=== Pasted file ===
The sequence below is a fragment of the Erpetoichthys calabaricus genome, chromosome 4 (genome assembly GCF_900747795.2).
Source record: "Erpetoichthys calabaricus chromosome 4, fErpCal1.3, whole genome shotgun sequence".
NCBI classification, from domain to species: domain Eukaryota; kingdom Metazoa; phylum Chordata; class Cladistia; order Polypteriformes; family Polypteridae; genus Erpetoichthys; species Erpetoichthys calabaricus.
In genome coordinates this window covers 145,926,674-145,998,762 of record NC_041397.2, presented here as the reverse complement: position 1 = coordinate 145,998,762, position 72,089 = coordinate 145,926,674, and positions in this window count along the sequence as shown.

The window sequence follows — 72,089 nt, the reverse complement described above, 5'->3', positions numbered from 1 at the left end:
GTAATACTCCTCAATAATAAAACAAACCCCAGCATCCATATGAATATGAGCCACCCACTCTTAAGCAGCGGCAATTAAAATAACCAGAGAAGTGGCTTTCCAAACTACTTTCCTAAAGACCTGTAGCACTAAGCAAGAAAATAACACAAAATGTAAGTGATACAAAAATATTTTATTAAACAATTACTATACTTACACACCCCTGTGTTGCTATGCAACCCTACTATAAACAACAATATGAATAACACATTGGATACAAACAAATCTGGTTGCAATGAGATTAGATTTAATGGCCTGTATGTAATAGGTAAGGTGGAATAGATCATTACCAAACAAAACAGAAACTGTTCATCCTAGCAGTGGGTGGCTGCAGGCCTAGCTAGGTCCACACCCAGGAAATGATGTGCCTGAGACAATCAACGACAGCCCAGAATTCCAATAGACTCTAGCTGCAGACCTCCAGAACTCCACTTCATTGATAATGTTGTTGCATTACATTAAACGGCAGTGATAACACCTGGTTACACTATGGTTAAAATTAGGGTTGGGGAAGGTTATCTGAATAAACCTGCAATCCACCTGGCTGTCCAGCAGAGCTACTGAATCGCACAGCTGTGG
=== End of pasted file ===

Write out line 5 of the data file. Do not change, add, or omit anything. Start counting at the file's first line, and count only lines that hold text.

The window sequence follows — 72,089 nt, the reverse complement described above, 5'->3', positions numbered from 1 at the left end: